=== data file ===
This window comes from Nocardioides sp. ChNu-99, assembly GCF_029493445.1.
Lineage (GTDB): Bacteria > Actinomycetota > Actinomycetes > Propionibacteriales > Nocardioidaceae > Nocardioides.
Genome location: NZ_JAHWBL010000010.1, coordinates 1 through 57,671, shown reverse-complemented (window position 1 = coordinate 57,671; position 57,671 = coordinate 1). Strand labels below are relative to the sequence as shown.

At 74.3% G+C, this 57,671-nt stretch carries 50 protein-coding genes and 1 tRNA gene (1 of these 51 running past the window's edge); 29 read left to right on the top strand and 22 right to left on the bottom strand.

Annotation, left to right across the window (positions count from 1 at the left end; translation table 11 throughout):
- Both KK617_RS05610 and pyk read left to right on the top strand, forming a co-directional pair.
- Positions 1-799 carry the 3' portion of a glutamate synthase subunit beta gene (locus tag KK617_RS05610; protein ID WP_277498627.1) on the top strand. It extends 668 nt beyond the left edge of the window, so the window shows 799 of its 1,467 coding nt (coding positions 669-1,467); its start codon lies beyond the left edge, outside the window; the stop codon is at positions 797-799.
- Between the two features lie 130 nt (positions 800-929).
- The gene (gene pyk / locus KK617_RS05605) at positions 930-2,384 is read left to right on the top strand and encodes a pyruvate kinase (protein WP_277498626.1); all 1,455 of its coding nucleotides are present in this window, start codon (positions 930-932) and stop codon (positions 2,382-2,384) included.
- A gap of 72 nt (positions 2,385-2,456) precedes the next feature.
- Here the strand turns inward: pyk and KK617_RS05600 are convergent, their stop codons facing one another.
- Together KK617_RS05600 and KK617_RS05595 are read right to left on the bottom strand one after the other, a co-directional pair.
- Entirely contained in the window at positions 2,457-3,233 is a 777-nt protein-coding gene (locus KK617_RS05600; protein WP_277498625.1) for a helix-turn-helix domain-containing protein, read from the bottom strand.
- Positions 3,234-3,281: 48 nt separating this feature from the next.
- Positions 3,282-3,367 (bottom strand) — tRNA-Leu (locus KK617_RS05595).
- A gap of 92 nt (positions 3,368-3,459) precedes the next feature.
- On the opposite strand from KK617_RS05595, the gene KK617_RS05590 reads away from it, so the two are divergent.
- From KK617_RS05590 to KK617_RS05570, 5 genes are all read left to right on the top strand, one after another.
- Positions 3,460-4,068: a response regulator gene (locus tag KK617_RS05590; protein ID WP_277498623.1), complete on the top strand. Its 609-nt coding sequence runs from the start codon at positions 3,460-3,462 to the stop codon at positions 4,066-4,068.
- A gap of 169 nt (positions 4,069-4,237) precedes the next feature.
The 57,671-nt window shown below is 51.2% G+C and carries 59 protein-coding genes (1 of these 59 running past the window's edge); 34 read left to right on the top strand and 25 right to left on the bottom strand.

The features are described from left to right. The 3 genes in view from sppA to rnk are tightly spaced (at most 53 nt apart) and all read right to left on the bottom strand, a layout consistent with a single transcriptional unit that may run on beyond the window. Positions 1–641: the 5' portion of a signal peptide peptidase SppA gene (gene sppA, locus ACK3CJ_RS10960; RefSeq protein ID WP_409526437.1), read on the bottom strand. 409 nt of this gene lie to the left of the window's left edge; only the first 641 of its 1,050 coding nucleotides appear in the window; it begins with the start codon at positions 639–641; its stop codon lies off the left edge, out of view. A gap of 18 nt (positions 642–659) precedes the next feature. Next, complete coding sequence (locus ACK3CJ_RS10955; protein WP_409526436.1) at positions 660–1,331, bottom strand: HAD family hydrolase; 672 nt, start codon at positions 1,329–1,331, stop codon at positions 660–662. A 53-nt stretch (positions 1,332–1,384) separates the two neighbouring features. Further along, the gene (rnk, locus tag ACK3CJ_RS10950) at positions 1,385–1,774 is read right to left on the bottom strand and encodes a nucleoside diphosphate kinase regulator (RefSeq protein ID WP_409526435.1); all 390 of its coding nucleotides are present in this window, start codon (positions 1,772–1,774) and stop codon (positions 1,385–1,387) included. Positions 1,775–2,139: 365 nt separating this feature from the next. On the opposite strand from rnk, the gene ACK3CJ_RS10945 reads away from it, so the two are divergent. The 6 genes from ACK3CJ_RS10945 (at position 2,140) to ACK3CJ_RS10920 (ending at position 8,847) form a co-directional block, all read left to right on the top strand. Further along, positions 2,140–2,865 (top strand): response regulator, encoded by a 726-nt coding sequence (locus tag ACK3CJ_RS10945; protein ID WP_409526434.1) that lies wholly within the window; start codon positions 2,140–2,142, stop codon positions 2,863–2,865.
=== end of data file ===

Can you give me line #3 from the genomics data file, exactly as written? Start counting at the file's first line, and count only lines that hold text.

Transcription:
Genome location: NZ_JAHWBL010000010.1, coordinates 1 through 57,671, shown reverse-complemented (window position 1 = coordinate 57,671; position 57,671 = coordinate 1). Strand labels below are relative to the sequence as shown.